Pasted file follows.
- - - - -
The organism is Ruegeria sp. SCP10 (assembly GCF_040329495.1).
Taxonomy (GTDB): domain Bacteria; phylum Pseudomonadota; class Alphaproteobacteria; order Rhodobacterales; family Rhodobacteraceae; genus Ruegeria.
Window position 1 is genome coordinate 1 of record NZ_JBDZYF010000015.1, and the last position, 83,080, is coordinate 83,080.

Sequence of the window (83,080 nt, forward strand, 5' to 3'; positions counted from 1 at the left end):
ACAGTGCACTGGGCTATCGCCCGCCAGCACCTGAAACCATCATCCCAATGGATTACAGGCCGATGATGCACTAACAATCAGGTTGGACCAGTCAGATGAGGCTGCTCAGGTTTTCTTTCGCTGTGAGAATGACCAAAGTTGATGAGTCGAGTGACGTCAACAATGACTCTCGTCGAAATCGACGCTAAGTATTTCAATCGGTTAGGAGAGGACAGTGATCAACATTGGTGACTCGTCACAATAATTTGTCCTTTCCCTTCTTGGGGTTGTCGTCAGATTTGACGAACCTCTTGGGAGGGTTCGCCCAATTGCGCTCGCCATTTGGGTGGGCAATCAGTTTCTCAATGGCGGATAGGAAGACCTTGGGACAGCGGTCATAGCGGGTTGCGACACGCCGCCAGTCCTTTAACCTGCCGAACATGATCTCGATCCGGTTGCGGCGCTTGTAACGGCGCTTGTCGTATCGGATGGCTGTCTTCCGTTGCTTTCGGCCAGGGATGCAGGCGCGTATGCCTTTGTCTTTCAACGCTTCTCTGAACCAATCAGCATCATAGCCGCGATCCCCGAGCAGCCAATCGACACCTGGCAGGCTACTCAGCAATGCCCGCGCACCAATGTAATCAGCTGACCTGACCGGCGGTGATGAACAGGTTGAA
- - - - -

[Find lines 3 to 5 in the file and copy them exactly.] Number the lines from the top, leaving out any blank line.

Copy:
Window position 1 is genome coordinate 1 of record NZ_JBDZYF010000015.1, and the last position, 83,080, is coordinate 83,080.

Sequence of the window (83,080 nt, forward strand, 5' to 3'; positions counted from 1 at the left end):
ACAGTGCACTGGGCTATCGCCCGCCAGCACCTGAAACCATCATCCCAATGGATTACAGGCCGATGATGCACTAACAATCAGGTTGGACCAGTCAGATGAGGCTGCTCAGGTTTTCTTTCGCTGTGAGAATGACCAAAGTTGATGAGTCGAGTGACGTCAACAATGACTCTCGTCGAAATCGACGCTAAGTATTTCAATCGGTTAGGAGAGGACAGTGATCAACATTGGTGACTCGTCACAATAATTTGTCCTTTCCCTTCTTGGGGTTGTCGTCAGATTTGACGAACCTCTTGGGAGGGTTCGCCCAATTGCGCTCGCCATTTGGGTGGGCAATCAGTTTCTCAATGGCGGATAGGAAGACCTTGGGACAGCGGTCATAGCGGGTTGCGACACGCCGCCAGTCCTTTAACCTGCCGAACATGATCTCGATCCGGTTGCGGCGCTTGTAACGGCGCTTGTCGTATCGGATGGCTGTCTTCCGTTGCTTTCGGCCAGGGATGCAGGCGCGTATGCCTTTGTCTTTCAACGCTTCTCTGAACCAATCAGCATCATAGCCGCGATCCCCGAGCAGCCAATCGACACCTGGCAGGCTACTCAGCAATGCCCGCGCACCAATGTAATCAGCTGACCTGACCGGCGGTGATGAACAGGTTGAA